This is the context we find ourselves in and it is set against the backdrop of a system heavily dependent upon fossil fuels and other forms of diminishing natural capital – mineral fertilizers and so on. Most forms of industrialized agriculture now have an umbilical dependency on oil, natural gas and other non-renewable resources. One study I have read estimates that a person today on a typical Western diet is, in effect, consuming nearly a U.S. gallon of diesel every day! And when you consider that in the past decade the cost of artificial nitrogen fertilizers has gone up fourfold and the cost of potash three times, you start to see how uncomfortable the future could become if we do not wean ourselves off our dependency. And that’s not even counting the impact of higher fuel prices on the other costs of production – transport and processing – all of which are passed on to the consumer. It is indeed a vicious circle.
Then add the supply of land into the equation – where do we grow all of the extra plants or graze all that extra stock when urban expansion is such a pressure? Here in the United States I am told that one acre is lost to development every minute of every day – which means that since 1982 an area the size of Indiana has been built over – though that is small fry compared with what is happening in places like India where, somehow, they have to find a way of housing another three hundred million people in the next thirty years. But on top of this is the very real problem of soil erosion.
Again, in the U.S., soil is being washed away ten times faster than the Earth can replenish it, and it is happening forty times faster in China and India. Twenty-two thousand square miles of arable land is turning into desert every year and, all told, it appears a quarter of the world’s farmland, two billion acres, is degraded.
Given these pressures, it seems likely we will have to grow plants in more difficult terrain. But the only sustainable way to do that will be by increasing the long term fertility of the soil, because, as I say, achieving increased production using imported, non-renewable inputs is simply not sustainable.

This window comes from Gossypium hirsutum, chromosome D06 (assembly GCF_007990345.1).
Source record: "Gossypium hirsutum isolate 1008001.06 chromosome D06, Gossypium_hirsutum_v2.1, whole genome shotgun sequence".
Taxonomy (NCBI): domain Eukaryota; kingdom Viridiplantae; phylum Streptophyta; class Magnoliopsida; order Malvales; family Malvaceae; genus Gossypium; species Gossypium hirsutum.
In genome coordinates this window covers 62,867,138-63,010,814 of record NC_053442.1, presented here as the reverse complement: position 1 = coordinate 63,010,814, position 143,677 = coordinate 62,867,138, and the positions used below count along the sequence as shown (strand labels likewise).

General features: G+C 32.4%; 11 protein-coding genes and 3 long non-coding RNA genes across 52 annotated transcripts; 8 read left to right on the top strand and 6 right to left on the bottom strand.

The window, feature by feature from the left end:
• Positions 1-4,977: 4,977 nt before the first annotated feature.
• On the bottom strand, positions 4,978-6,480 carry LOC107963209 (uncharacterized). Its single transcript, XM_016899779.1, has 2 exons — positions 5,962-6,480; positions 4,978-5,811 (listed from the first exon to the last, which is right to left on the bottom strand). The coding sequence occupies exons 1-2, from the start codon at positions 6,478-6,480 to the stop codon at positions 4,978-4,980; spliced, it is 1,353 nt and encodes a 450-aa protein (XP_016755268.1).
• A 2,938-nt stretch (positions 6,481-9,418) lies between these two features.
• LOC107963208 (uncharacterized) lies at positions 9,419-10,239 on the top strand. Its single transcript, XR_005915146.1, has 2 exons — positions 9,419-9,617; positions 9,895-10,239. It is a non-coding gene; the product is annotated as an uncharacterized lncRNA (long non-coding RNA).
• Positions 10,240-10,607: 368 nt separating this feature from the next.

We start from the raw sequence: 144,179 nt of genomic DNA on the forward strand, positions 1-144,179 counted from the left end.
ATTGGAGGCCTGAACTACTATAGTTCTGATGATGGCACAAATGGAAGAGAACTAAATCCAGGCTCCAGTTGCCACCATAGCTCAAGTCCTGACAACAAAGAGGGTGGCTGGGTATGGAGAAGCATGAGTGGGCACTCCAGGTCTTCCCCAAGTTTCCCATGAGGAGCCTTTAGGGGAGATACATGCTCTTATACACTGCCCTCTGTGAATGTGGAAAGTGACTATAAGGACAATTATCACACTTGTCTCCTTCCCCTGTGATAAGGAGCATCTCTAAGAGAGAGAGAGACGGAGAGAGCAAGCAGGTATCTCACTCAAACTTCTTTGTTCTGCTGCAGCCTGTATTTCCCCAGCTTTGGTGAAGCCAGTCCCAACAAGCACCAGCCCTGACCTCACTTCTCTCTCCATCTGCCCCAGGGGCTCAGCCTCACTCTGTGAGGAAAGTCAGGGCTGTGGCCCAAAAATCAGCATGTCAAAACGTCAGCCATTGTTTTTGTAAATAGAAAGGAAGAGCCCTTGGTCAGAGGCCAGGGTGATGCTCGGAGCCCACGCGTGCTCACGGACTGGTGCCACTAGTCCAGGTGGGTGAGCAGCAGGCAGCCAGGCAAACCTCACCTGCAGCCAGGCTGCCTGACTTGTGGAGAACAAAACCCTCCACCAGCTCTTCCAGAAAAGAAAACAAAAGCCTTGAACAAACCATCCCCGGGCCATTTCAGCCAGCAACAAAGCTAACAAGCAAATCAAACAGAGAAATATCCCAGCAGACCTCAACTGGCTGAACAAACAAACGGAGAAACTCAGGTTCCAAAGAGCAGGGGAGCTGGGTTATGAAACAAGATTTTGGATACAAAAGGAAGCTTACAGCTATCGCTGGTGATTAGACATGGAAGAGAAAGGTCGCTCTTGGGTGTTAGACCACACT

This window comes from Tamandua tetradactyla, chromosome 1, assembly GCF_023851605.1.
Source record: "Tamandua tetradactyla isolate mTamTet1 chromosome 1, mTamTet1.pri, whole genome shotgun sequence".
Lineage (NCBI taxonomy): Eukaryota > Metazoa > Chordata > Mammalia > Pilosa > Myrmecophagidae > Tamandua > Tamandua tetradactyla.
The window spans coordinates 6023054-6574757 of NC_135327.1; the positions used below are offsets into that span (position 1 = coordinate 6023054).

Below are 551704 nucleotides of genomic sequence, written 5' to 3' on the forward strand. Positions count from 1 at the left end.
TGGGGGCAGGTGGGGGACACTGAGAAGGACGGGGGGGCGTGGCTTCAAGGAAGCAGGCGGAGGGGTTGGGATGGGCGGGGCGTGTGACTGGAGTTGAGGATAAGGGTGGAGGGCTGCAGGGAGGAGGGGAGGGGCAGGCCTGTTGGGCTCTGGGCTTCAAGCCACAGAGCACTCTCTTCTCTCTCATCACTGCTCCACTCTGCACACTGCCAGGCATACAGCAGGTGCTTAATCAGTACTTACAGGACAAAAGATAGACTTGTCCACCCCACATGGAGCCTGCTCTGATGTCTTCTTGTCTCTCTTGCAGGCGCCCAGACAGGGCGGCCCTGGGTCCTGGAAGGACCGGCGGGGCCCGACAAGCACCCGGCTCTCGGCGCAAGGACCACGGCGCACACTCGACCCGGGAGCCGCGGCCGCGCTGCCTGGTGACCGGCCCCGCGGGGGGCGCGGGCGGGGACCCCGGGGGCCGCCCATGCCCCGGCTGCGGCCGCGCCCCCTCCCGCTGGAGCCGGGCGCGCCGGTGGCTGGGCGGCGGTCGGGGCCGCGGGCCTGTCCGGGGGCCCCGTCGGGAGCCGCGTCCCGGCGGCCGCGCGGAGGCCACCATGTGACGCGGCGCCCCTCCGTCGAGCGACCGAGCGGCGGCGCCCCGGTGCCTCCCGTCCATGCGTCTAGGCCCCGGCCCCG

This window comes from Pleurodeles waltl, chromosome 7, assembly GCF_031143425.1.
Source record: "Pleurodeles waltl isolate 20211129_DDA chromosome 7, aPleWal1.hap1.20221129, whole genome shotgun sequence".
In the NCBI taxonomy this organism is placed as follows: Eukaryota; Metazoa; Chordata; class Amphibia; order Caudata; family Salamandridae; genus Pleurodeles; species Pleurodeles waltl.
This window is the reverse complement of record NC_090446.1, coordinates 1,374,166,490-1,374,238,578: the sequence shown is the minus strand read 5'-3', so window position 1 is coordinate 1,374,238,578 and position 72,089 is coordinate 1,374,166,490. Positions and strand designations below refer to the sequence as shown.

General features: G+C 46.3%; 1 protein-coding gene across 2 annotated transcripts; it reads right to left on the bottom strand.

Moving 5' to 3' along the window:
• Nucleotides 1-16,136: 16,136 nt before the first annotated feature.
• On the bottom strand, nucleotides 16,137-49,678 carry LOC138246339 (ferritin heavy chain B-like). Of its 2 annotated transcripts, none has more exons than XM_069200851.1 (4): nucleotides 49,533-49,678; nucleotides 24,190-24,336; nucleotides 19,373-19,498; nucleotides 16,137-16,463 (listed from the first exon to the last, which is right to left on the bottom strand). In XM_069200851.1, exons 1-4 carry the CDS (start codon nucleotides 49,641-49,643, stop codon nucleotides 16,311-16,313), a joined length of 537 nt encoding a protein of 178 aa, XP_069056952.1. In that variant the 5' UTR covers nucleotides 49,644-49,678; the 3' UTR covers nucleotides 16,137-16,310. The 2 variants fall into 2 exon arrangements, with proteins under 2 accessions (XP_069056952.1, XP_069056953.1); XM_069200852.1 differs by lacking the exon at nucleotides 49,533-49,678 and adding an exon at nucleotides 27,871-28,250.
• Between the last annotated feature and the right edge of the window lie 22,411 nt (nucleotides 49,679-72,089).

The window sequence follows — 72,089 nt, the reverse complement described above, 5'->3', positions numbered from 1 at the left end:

There are many other pressures on the way we produce our food, but I just need to highlight one more, if I may, before I move on to the possible solutions, because it is so important. It is that magical substance we have taken for granted for so long – water.
In a country like the United States a fifth of all your grain production is dependent upon irrigation. For every pound of beef produced in the industrial system, it takes two thousand gallons of water. That is a lot of water and there is plenty of evidence that the Earth cannot keep up with the demand. The Ogallala Aquifer on the Great Plains, for instance, is depleting by 1.3 trillion gallons faster than rainfall can replenish it. And when you consider that of all the water in the world, only five per cent of it is fresh and a quarter of that sits in Lake Baikal in Siberia, there is not a lot left. Of the remaining four per cent, nearly three quarters of it is used in agriculture, but thirty per cent of that water is wasted. If you set that figure against future predictions, then the picture gets even worse. By 2030 it is estimated that the world’s farmers will need forty-five per cent more water than today. And yet already, because of irrigation, many of the world’s largest rivers no longer reach the sea for part of the year – including, I am afraid, the Colorado and Rio Grande.